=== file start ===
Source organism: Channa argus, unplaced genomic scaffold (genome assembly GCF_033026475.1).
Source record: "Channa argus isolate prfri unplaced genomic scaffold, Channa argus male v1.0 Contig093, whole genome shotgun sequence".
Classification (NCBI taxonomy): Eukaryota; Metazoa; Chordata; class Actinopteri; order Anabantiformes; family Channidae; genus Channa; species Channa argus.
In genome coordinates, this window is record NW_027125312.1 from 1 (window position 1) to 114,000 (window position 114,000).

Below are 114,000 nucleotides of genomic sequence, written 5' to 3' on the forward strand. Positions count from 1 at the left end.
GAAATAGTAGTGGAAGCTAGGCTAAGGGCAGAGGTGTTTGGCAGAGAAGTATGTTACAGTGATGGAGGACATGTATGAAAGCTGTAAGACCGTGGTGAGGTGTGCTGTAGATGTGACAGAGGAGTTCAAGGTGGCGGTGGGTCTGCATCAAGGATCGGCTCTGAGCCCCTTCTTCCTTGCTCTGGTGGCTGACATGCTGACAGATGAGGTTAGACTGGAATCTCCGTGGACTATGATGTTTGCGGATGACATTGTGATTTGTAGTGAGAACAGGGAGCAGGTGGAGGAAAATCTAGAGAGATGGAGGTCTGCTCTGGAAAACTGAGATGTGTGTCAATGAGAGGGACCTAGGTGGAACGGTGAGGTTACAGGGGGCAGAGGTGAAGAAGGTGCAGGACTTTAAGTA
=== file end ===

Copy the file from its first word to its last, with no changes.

Source organism: Channa argus, unplaced genomic scaffold (genome assembly GCF_033026475.1).
Source record: "Channa argus isolate prfri unplaced genomic scaffold, Channa argus male v1.0 Contig093, whole genome shotgun sequence".
Classification (NCBI taxonomy): Eukaryota; Metazoa; Chordata; class Actinopteri; order Anabantiformes; family Channidae; genus Channa; species Channa argus.
In genome coordinates, this window is record NW_027125312.1 from 1 (window position 1) to 114,000 (window position 114,000).

Below are 114,000 nucleotides of genomic sequence, written 5' to 3' on the forward strand. Positions count from 1 at the left end.
GAAATAGTAGTGGAAGCTAGGCTAAGGGCAGAGGTGTTTGGCAGAGAAGTATGTTACAGTGATGGAGGACATGTATGAAAGCTGTAAGACCGTGGTGAGGTGTGCTGTAGATGTGACAGAGGAGTTCAAGGTGGCGGTGGGTCTGCATCAAGGATCGGCTCTGAGCCCCTTCTTCCTTGCTCTGGTGGCTGACATGCTGACAGATGAGGTTAGACTGGAATCTCCGTGGACTATGATGTTTGCGGATGACATTGTGATTTGTAGTGAGAACAGGGAGCAGGTGGAGGAAAATCTAGAGAGATGGAGGTCTGCTCTGGAAAACTGAGATGTGTGTCAATGAGAGGGACCTAGGTGGAACGGTGAGGTTACAGGGGGCAGAGGTGAAGAAGGTGCAGGACTTTAAGTA